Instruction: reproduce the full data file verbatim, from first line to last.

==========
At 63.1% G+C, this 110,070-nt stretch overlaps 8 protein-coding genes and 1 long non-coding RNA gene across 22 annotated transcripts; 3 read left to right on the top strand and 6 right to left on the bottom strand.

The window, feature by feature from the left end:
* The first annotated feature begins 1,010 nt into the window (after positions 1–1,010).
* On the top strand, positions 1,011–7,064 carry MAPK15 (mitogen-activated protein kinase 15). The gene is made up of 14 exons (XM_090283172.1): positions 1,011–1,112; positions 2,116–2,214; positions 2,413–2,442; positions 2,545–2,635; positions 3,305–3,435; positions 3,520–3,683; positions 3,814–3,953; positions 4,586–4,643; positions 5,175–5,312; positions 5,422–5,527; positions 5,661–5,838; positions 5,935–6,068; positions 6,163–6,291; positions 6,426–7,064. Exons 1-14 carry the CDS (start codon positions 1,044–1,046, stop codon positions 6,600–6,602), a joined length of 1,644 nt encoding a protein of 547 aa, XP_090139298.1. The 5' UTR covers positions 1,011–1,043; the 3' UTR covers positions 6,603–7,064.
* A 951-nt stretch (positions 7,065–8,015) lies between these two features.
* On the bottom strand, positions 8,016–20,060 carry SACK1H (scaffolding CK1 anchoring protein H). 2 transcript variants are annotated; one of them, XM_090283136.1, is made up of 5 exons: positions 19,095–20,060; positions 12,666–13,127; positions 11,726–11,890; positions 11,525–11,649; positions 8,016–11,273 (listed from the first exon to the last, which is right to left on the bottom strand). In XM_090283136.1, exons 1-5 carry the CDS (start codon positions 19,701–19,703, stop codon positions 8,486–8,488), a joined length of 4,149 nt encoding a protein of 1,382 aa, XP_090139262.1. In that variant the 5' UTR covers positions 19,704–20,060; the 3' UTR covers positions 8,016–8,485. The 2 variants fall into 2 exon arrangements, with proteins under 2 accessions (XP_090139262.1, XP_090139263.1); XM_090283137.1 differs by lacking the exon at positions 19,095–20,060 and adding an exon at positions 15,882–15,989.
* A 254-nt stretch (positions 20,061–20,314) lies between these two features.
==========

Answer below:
At 63.1% G+C, this 110,070-nt stretch overlaps 8 protein-coding genes and 1 long non-coding RNA gene across 22 annotated transcripts; 3 read left to right on the top strand and 6 right to left on the bottom strand.

The window, feature by feature from the left end:
* The first annotated feature begins 1,010 nt into the window (after positions 1–1,010).
* On the top strand, positions 1,011–7,064 carry MAPK15 (mitogen-activated protein kinase 15). The gene is made up of 14 exons (XM_090283172.1): positions 1,011–1,112; positions 2,116–2,214; positions 2,413–2,442; positions 2,545–2,635; positions 3,305–3,435; positions 3,520–3,683; positions 3,814–3,953; positions 4,586–4,643; positions 5,175–5,312; positions 5,422–5,527; positions 5,661–5,838; positions 5,935–6,068; positions 6,163–6,291; positions 6,426–7,064. Exons 1-14 carry the CDS (start codon positions 1,044–1,046, stop codon positions 6,600–6,602), a joined length of 1,644 nt encoding a protein of 547 aa, XP_090139298.1. The 5' UTR covers positions 1,011–1,043; the 3' UTR covers positions 6,603–7,064.
* A 951-nt stretch (positions 7,065–8,015) lies between these two features.
* On the bottom strand, positions 8,016–20,060 carry SACK1H (scaffolding CK1 anchoring protein H). 2 transcript variants are annotated; one of them, XM_090283136.1, is made up of 5 exons: positions 19,095–20,060; positions 12,666–13,127; positions 11,726–11,890; positions 11,525–11,649; positions 8,016–11,273 (listed from the first exon to the last, which is right to left on the bottom strand). In XM_090283136.1, exons 1-5 carry the CDS (start codon positions 19,701–19,703, stop codon positions 8,486–8,488), a joined length of 4,149 nt encoding a protein of 1,382 aa, XP_090139262.1. In that variant the 5' UTR covers positions 19,704–20,060; the 3' UTR covers positions 8,016–8,485. The 2 variants fall into 2 exon arrangements, with proteins under 2 accessions (XP_090139262.1, XP_090139263.1); XM_090283137.1 differs by lacking the exon at positions 19,095–20,060 and adding an exon at positions 15,882–15,989.
* A 254-nt stretch (positions 20,061–20,314) lies between these two features.